The appointment of Judge Sonia Sotomayor is being hailed as a "political masterstroke" by many pundits, but the fact is that the Senate Republicans couldn't block her (technically, they could, today, but the vote is not today), if they wanted to. So what was considered so politically terrific about it? Her "compelling" life story is the conventional narrative. However, that doesn't quite wash, because many Republican Supreme Court appointees have had compelling life stories, but it didn't stop the media and Democrats from critcizing them. White House Spokesman Robert Gibbs gave us an idea of what the real political masterstroke was, when he said this:
"I think it is probably important for anybody involved in this debate to be exceedingly careful with the way in which they've decided to describe different aspects of this impending confirmation." (link)
That's when the latent political strategy behind this appointment became visible. By appointing a Latino woman, her judicial philosophy cannot be challenged, because that philosophy is tied into her "identity" as a member of both of those groups. That is, they will characterize any attack on her judicial philosophy as an attack on her race or gender.
This is another of my problems with liberals...group identity politics. Whether race, gender, or sexual orientation, some "groups" are just "supposed" to be liberal. It's used as both a weapon and a shield, politically. In this case, the Obama administration is using it as both. Since she is a "safe" appointment numerically, why not try to alienate the GOP from women and minorities, while they're at it?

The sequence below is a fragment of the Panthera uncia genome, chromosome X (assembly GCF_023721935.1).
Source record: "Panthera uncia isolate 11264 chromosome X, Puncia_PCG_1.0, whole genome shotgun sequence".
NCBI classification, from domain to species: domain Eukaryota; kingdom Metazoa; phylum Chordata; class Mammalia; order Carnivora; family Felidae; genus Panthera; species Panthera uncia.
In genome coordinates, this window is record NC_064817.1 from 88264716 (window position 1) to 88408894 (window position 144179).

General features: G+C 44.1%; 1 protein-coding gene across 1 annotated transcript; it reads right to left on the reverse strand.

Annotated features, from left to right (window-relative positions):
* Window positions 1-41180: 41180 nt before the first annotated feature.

There is much more going on with her appointment, but "identity politics" were blatantly on display.in that White House statement. Was it necessary to play that card? Or are her statements of judicial philosophy just a minor distraction, hyped by right-wing zealots like me? In my zealous opinion, she has made some praiseworthy rulings in her time on the bench, and is qualified to serve on the Supreme Court. However, political ideology has been established as a further criteria by none other than my own Sen. Schumer, back in 2001:
"It's the dirty little secret of judicial nominations," Schumer said. "Ideology plays a big role, but it's below the radar screen. All I want is for us to be upfront about it. This doesn't mean a nominee's views on issues like abortion should be the sole determinant in voting for or against - it shouldn't - but since it's one of the questions we all talk about behind the scenes, we should expose our thinking so everyone sees it. What I want is honesty." (link)
Now, Republicans "oppose her at their peril," (link) Schumer says about Sotomayor, echoing the White House line. Let's be honest. Liberals are trying to use "group identity politics" as a shield against scrutinizing her ideology, and as a weapon against any Republicans who dare to try it. This will be an interesting political confrontation, and it's only just beginning.